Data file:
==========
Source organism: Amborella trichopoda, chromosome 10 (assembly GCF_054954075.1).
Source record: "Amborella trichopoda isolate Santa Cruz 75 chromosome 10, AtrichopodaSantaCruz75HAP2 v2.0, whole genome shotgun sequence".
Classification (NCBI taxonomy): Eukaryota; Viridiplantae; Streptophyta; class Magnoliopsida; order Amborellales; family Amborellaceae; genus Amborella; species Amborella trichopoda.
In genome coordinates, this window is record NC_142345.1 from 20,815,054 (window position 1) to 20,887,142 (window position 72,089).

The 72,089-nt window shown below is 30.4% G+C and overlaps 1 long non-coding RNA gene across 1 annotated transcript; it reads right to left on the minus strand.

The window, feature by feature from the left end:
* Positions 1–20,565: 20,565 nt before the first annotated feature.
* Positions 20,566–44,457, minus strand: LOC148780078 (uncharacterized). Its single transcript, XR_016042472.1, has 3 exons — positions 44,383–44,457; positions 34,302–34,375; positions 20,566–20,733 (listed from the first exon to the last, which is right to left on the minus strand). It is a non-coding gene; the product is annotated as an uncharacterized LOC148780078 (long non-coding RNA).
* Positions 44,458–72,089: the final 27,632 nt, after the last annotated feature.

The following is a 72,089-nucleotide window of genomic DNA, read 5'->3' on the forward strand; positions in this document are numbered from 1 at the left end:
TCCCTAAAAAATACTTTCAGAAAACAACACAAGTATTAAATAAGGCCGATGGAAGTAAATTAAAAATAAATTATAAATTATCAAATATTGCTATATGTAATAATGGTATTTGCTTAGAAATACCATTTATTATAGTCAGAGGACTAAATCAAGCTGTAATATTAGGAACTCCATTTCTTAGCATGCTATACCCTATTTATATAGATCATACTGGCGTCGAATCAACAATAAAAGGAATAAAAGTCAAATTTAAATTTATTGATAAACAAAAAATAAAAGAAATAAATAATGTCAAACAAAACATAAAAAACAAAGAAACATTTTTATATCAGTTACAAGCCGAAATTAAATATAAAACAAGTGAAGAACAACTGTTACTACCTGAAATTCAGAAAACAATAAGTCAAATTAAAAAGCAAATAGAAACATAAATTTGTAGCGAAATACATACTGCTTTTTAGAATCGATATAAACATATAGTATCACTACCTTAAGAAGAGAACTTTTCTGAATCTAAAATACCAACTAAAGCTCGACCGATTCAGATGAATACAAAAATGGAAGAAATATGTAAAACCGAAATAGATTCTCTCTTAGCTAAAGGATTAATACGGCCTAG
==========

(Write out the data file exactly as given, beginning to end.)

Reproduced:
Source organism: Amborella trichopoda, chromosome 10 (assembly GCF_054954075.1).
Source record: "Amborella trichopoda isolate Santa Cruz 75 chromosome 10, AtrichopodaSantaCruz75HAP2 v2.0, whole genome shotgun sequence".
Classification (NCBI taxonomy): Eukaryota; Viridiplantae; Streptophyta; class Magnoliopsida; order Amborellales; family Amborellaceae; genus Amborella; species Amborella trichopoda.
In genome coordinates, this window is record NC_142345.1 from 20,815,054 (window position 1) to 20,887,142 (window position 72,089).

The 72,089-nt window shown below is 30.4% G+C and overlaps 1 long non-coding RNA gene across 1 annotated transcript; it reads right to left on the minus strand.

The window, feature by feature from the left end:
* Positions 1–20,565: 20,565 nt before the first annotated feature.
* Positions 20,566–44,457, minus strand: LOC148780078 (uncharacterized). Its single transcript, XR_016042472.1, has 3 exons — positions 44,383–44,457; positions 34,302–34,375; positions 20,566–20,733 (listed from the first exon to the last, which is right to left on the minus strand). It is a non-coding gene; the product is annotated as an uncharacterized LOC148780078 (long non-coding RNA).
* Positions 44,458–72,089: the final 27,632 nt, after the last annotated feature.

The following is a 72,089-nucleotide window of genomic DNA, read 5'->3' on the forward strand; positions in this document are numbered from 1 at the left end:
TCCCTAAAAAATACTTTCAGAAAACAACACAAGTATTAAATAAGGCCGATGGAAGTAAATTAAAAATAAATTATAAATTATCAAATATTGCTATATGTAATAATGGTATTTGCTTAGAAATACCATTTATTATAGTCAGAGGACTAAATCAAGCTGTAATATTAGGAACTCCATTTCTTAGCATGCTATACCCTATTTATATAGATCATACTGGCGTCGAATCAACAATAAAAGGAATAAAAGTCAAATTTAAATTTATTGATAAACAAAAAATAAAAGAAATAAATAATGTCAAACAAAACATAAAAAACAAAGAAACATTTTTATATCAGTTACAAGCCGAAATTAAATATAAAACAAGTGAAGAACAACTGTTACTACCTGAAATTCAGAAAACAATAAGTCAAATTAAAAAGCAAATAGAAACATAAATTTGTAGCGAAATACATACTGCTTTTTAGAATCGATATAAACATATAGTATCACTACCTTAAGAAGAGAACTTTTCTGAATCTAAAATACCAACTAAAGCTCGACCGATTCAGATGAATACAAAAATGGAAGAAATATGTAAAACCGAAATAGATTCTCTCTTAGCTAAAGGATTAATACGGCCTAG